In August 2007, the first clear signs surfaced that the financial sector had been piling up profits and individual payouts by greatly increasing the risk of their investments. They did this while convincing themselves and nearly everyone else that risk had not really increased. They used very high leverage, invented new instruments backed with dubious collatoral, etc - all this has been well analyzed in books like Econned. When many people began to notice the AAA collatoralized debt obligations were junk, their value crashed, along with market averages overall, while highly exposed firms either went out of business (Lehman) or were bailed out by the government -- to the tune of $10-11 trillion (or maybe $29 trillion).
Government debts increased rapidly in Europe and the US. While some government stimulus for the real economy was provided, it was not enough. The financial crisis became an economic crisis, and there has been no real recovery -- only 16 of 100 American cities in one survey have recovered even 1/2 of the jobs lost during the initial downturn.
Four years after the 2007 beginning, the financial sector is again (or still) in systemic trouble.
Hence austerity: austerity, laced with free-market ideology now functioning less as thought than as a paralyzing hangover, is in effect forcing governments to keep all possible government resources liquid for the next bank bailout.
In addition, most observers are convinced that the real problem is not private but public debt. There is enormous discussion of the bad behavior of Greece, which has to scrape for every ten billion euros while private bank exposures are at least an order of magnitude larger. Ireland is also going through a finance-created depression but it is rarely mentioned, perhaps because the bad actors there cannot be said to be tax-avoiding shopkeepers but the country's entire banking sector.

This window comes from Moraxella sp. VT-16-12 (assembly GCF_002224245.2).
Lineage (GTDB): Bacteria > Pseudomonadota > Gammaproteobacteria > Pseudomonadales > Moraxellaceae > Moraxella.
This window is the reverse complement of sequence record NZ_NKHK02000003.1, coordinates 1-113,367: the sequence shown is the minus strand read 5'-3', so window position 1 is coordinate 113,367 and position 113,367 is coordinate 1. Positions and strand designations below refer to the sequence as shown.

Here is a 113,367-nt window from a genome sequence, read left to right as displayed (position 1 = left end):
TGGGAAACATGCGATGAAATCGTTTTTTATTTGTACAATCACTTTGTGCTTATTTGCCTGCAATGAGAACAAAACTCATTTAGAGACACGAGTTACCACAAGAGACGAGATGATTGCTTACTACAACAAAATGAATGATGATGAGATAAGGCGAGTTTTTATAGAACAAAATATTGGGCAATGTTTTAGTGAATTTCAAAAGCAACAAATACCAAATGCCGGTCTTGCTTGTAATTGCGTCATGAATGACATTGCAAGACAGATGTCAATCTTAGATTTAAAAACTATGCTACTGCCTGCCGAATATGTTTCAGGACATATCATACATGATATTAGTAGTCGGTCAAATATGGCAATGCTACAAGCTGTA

Meanwhile, bank reform has been paltry and pushed back through the concentrated efforts of the financial sector. Regulators can't even see the majority of financial transactions, much less regulate or tax them. The head of the French banking authority recently estimated that opaque transactions form somewhere between 50% and 75% of the total.
There will be no recovery for economies, only for banks. That is the post-feudal tradeoff that rules policy.
Thus banks continue to make grotesque fortunes on a scale condemned by all known religions and ethical traditions in the same pre-2007 way, through junk and leverage (pious Deutsche Bank has "assets" (positions) 35x equity), added to which for several years has been essentially zero-interest public money on which they can make an automatic spread, meaning even more free money. The banks' position seems to be that:
- the government should buy everything forever, meaning unlimited bailouts at a moment's notice
- but the financial sector should pay no tax for govermments
- hundreds of millions of ordinary people should just lower their standard of living accordingly.
- where did the banks get their sense of entitlement, particularly to salaries in the tens or hundreds of millions of dollars annually for individuals? Someone who gets mad at the idea of being taxed at more than 15% a year on $300 million, as Steven Schwarzman did, might be described as insane.
- Why does it seem like the people protesting (e.g les "indignés" of Greece, Spain, Israel, Wall Street) are a tiny minority? Is it only media (non)coverage or bad coverage?
- Relatedly, why is there no public or popular critique of the entire theory of economies and societies that underlay a banking system that had failed and had to be rescued?
- It is said that (most) "people don't see any alternative," but WHY NOT? There are lots of ideas out there, and even more suffering and depression, so how long will the gelling take? Sure, the US Democrats and the French Socialists proposed nothing of any importance, but why are people waiting for them?